Russell Kane: Posturing Delivery tour

Note: This review is from 2012

Review by Steve Bennett

Russell Kane’s father casts a long shadow over the comedian’s life and material.

As described on stage (selectively, Kane Jr admits, for comic effect) the patriarch was a domineering, short-tempered, ignorant, almost thuggish working-class bloke with narrow horizons and a constant rage at the world.

To his mind, Kane had two ways to go: to either become his dad or to become his anti-dad, opposite in every possible way. Faced with that stuck-in-the-mud machismo-led image of masculinity, he turned out camp, theatrical and with a thirst to ‘better himself’ – so providing an inter-generational conflict that turned out to be a godsend for his comedy career.

Much of this he has already described in his best show to date, Smokescreens And Castles, which is briefly recapped here. It’s relevant now because, at an indeterminate age somewhere in his thirties, Kane’s thoughts are turning to becoming a father himself. The premise here is how he would bring up this fictional son, whom he names Ivan, over the first 18 years of his life.

For a childless man, Kane has some strong opinions on parenting. His binary mind categorises all children into demon spawn or little angels, attributing each outcome purely to the abilities of the parents.

He knows his idealistic advice on how to deal with troublesome tots might not go down too well with genuine parents. ‘Calm down,’ he tells his detractors at one point... even if those detractors are almost imaginary as his offspring.

That is part of Kane’s comic make-up; he’s forever on the defensive against critics he sees in his own mind – either middle-class ponces/comedy reviewers who he assumes want jokes about Proust and post-modernism; or the working-class Herberts who want knob gags and little more. He tries to cover both, but always seems more natural when talking about the latest batch of X-Factor wannabes than referencing ‘higher’ subject, when he is always compelled to explicitly highlight just how erudite he’s just been.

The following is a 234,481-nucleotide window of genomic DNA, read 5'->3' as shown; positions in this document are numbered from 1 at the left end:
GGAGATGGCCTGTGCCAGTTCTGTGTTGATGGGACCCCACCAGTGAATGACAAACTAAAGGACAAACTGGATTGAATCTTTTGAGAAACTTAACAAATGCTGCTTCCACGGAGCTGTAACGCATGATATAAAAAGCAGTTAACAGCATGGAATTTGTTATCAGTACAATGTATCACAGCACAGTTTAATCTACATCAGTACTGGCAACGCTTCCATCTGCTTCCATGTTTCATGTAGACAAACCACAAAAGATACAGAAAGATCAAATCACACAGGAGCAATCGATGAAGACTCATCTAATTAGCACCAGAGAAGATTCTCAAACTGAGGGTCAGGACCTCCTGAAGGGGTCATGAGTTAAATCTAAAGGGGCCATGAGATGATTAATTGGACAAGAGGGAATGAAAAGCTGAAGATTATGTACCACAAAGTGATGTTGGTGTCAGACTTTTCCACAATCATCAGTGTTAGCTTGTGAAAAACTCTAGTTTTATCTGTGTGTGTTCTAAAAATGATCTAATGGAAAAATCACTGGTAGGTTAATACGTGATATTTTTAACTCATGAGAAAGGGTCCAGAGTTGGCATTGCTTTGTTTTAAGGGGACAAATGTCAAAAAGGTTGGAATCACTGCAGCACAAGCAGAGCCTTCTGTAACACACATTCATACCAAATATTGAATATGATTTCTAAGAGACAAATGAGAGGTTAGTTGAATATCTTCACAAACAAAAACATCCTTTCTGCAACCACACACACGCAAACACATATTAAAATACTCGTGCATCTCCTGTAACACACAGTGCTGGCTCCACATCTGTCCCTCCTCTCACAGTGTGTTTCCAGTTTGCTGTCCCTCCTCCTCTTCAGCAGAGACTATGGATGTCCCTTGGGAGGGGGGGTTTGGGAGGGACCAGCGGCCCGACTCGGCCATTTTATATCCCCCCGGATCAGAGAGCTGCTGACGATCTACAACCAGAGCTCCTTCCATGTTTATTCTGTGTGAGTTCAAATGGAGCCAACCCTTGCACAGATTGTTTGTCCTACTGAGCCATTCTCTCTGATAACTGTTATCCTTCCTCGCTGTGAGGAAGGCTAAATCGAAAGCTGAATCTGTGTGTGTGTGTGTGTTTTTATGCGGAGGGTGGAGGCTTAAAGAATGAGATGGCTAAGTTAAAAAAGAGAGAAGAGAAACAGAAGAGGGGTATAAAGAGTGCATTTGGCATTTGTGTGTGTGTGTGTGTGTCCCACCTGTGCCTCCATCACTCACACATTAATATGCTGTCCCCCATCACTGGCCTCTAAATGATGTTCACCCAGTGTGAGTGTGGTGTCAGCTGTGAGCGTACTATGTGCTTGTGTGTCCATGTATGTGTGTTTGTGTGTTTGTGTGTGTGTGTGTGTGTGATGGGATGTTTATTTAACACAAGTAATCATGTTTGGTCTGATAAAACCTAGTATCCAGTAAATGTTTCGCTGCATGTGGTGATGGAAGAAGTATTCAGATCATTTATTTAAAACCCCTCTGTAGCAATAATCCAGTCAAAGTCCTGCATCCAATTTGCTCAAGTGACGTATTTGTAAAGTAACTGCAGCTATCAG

That he describes himself as concealing his daily copy of The Sun inside The Guardian exactly places him in that class structure: wanting to be seen as one thing, without quite escaping his roots, or really wanting to.

That is all part of the self-doubt he describes here; that behind all the bluster, technique and apparent confidence of his high-energy stand-up – as always, he pirouettes around the stage if controlled by an invisible puppeteer with Parkinson’s – he’s a confused boy trying hard to please.

All this is known to Kane, a master of self-examination, whose stand-up is a lot more introspective than fans drawn to his tour by his less weighty BBC Three work might have imagined. More than the cultural references scattered almost arbitrarily through the show, Kane’s best talking about himself.

This typically dense show covers a lot of ground, from his relationship with his family to an amusing catalogue of embarrassing sexual no-nos. The ‘Ivan’ device merely an occasional staging post he can return to between anecdotes. He’s emotionally clued-up and the stories are full of the linguistic grandstanding we have come to expect.

Occasionally he over-eggs the tales – a night out in the VIP section of a club with his mum might be unusual but isn’t as funny as Kane’s hard sell would have you believe – but for the most part this is personal observational comedy with an entertaining flourish. And, yes, posturing delivery...

Review date: 31 Oct 2012
Reviewed by: Steve Bennett
Reviewed at: Eventim Apollo

What do you think?

We see you are using AdBlocker software. Chortle relies on advertisers to fund this website so it’s free for you, so we would ask that you disable it for this site. Our ads are non-intrusive and relevant. Help keep Chortle viable.